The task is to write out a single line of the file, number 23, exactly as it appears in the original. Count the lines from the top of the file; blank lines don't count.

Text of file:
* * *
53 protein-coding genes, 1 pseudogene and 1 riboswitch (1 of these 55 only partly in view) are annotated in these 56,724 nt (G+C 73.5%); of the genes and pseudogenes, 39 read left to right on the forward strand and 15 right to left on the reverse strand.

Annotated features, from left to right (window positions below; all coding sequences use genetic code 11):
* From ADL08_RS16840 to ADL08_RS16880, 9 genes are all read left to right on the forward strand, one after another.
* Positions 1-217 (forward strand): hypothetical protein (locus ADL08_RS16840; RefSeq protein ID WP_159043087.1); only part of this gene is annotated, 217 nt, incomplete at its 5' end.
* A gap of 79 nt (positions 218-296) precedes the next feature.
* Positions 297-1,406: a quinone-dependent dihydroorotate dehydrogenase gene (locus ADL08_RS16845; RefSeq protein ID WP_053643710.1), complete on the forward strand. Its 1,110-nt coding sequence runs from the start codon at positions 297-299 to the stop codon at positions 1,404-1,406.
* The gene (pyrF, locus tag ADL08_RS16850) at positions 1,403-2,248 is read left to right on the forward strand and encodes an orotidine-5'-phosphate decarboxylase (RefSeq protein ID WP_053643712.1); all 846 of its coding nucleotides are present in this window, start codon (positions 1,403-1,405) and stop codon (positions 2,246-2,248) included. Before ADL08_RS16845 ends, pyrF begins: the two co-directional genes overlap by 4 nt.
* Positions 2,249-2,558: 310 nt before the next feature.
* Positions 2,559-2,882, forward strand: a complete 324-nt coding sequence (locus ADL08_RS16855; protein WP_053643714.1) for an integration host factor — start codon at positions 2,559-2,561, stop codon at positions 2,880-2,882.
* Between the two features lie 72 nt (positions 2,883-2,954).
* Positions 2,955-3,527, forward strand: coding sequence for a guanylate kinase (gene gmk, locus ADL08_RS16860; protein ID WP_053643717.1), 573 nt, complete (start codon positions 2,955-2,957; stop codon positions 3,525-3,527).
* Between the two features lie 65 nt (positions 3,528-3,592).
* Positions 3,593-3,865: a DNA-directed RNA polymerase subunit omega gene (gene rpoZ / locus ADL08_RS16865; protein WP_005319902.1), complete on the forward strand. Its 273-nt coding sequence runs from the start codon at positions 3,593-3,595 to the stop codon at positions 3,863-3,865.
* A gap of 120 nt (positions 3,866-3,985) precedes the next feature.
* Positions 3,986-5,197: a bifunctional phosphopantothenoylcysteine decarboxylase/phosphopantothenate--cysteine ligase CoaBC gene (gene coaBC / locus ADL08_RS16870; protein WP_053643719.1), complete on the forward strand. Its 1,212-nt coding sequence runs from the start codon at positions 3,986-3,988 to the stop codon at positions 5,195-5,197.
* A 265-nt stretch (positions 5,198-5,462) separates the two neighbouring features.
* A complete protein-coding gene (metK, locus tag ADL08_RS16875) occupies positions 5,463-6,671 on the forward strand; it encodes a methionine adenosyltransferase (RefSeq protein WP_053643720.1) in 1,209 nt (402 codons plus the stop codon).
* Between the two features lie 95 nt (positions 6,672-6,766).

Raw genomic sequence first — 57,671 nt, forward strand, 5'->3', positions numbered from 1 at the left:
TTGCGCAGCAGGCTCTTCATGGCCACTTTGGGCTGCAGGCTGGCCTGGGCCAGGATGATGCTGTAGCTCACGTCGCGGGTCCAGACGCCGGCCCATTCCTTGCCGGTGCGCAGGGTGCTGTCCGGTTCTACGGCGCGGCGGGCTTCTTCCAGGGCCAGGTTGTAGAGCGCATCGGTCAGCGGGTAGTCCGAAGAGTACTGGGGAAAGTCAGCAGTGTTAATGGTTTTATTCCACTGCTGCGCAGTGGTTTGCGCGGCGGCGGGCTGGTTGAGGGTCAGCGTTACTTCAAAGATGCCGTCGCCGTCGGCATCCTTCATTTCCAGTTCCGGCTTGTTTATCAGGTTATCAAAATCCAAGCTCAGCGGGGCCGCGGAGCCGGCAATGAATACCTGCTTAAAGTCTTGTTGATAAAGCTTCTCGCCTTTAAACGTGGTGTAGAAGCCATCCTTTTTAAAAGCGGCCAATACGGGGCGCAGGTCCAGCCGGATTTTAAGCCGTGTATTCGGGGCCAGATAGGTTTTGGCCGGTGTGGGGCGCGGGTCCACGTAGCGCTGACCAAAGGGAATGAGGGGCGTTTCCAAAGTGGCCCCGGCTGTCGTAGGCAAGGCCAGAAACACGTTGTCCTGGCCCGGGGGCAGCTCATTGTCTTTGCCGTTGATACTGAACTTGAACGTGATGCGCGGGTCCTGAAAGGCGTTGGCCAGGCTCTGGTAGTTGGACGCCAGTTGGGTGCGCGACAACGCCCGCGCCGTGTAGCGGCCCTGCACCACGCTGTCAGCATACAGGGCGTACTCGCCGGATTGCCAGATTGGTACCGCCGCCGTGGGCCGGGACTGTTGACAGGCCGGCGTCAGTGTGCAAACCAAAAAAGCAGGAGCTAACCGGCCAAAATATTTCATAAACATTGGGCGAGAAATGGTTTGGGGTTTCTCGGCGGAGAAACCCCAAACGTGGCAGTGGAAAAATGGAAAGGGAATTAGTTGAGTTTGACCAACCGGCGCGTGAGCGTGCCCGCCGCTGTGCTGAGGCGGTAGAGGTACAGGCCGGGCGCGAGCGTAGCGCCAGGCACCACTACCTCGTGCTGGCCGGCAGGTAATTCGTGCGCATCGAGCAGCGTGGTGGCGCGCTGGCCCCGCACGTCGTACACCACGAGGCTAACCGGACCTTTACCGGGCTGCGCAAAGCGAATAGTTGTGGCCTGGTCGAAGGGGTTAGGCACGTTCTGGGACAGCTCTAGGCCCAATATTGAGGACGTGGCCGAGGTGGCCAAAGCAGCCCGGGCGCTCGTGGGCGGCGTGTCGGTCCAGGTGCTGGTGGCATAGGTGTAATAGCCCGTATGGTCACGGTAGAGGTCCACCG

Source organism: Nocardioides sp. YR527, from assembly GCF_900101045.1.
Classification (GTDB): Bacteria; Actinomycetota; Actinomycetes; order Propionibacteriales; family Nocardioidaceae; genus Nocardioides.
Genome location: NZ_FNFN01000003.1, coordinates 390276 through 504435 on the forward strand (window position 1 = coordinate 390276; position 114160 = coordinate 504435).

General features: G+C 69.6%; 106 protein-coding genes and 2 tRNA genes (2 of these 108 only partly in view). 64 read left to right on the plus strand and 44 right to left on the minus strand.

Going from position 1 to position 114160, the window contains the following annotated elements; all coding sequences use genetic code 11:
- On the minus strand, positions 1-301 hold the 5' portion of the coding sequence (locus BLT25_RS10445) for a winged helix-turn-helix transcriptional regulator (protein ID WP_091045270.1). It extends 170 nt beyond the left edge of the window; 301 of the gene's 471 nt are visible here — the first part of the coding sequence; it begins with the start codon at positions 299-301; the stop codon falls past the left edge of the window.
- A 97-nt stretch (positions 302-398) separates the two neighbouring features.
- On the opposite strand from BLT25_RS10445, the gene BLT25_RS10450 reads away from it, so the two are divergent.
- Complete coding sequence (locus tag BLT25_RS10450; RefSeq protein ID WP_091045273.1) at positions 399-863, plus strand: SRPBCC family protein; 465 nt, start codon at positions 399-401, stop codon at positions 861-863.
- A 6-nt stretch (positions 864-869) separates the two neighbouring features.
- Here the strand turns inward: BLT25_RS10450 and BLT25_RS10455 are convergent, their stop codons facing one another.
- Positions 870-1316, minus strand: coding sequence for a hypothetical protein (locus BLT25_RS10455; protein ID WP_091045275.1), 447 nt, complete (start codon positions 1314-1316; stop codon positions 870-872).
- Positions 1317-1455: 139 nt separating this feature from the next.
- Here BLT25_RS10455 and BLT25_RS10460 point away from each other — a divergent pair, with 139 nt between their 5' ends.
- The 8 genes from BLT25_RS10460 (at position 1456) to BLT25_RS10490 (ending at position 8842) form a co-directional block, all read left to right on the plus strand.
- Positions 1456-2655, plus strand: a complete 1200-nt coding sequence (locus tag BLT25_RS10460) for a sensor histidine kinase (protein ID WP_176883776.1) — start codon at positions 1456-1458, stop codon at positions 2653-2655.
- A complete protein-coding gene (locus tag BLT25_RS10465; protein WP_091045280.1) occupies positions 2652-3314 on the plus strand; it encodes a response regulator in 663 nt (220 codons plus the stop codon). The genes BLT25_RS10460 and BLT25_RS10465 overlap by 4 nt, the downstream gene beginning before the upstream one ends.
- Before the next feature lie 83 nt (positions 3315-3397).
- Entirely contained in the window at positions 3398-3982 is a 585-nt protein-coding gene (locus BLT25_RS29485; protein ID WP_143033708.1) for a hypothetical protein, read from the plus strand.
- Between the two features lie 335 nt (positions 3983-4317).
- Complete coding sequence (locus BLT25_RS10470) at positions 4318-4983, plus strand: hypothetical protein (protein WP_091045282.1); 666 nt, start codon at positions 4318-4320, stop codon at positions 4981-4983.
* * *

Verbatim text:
Genome location: NZ_FNFN01000003.1, coordinates 390276 through 504435 on the forward strand (window position 1 = coordinate 390276; position 114160 = coordinate 504435).